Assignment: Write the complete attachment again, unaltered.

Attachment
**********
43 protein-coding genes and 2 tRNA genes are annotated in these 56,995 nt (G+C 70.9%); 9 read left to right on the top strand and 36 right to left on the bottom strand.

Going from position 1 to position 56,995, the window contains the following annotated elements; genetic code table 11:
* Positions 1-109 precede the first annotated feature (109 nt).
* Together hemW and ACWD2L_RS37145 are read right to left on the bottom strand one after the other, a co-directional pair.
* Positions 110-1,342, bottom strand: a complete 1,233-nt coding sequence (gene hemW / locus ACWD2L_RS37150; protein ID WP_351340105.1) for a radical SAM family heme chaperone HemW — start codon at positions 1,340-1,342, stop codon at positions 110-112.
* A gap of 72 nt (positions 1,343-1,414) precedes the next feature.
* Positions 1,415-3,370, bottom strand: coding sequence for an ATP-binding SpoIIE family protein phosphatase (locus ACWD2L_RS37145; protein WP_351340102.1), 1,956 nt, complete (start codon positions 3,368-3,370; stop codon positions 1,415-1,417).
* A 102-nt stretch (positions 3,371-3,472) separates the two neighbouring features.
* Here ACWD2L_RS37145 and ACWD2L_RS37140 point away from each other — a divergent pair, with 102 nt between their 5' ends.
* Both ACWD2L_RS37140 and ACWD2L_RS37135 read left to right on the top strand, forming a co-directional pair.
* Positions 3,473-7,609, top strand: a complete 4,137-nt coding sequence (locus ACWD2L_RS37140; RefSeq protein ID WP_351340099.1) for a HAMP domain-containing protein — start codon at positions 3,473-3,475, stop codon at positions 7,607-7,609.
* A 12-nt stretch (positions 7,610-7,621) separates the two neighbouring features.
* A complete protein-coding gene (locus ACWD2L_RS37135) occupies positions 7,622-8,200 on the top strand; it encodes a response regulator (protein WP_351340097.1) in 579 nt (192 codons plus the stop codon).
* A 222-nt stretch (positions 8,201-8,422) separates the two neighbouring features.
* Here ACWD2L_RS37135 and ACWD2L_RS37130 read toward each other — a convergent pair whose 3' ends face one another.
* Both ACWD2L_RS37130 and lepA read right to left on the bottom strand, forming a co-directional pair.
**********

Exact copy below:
43 protein-coding genes and 2 tRNA genes are annotated in these 56,995 nt (G+C 70.9%); 9 read left to right on the top strand and 36 right to left on the bottom strand.

Going from position 1 to position 56,995, the window contains the following annotated elements; genetic code table 11:
* Positions 1-109 precede the first annotated feature (109 nt).
* Together hemW and ACWD2L_RS37145 are read right to left on the bottom strand one after the other, a co-directional pair.
* Positions 110-1,342, bottom strand: a complete 1,233-nt coding sequence (gene hemW / locus ACWD2L_RS37150; protein ID WP_351340105.1) for a radical SAM family heme chaperone HemW — start codon at positions 1,340-1,342, stop codon at positions 110-112.
* A gap of 72 nt (positions 1,343-1,414) precedes the next feature.
* Positions 1,415-3,370, bottom strand: coding sequence for an ATP-binding SpoIIE family protein phosphatase (locus ACWD2L_RS37145; protein WP_351340102.1), 1,956 nt, complete (start codon positions 3,368-3,370; stop codon positions 1,415-1,417).
* A 102-nt stretch (positions 3,371-3,472) separates the two neighbouring features.
* Here ACWD2L_RS37145 and ACWD2L_RS37140 point away from each other — a divergent pair, with 102 nt between their 5' ends.
* Both ACWD2L_RS37140 and ACWD2L_RS37135 read left to right on the top strand, forming a co-directional pair.
* Positions 3,473-7,609, top strand: a complete 4,137-nt coding sequence (locus ACWD2L_RS37140; RefSeq protein ID WP_351340099.1) for a HAMP domain-containing protein — start codon at positions 3,473-3,475, stop codon at positions 7,607-7,609.
* A 12-nt stretch (positions 7,610-7,621) separates the two neighbouring features.
* A complete protein-coding gene (locus ACWD2L_RS37135) occupies positions 7,622-8,200 on the top strand; it encodes a response regulator (protein WP_351340097.1) in 579 nt (192 codons plus the stop codon).
* A 222-nt stretch (positions 8,201-8,422) separates the two neighbouring features.
* Here ACWD2L_RS37135 and ACWD2L_RS37130 read toward each other — a convergent pair whose 3' ends face one another.
* Both ACWD2L_RS37130 and lepA read right to left on the bottom strand, forming a co-directional pair.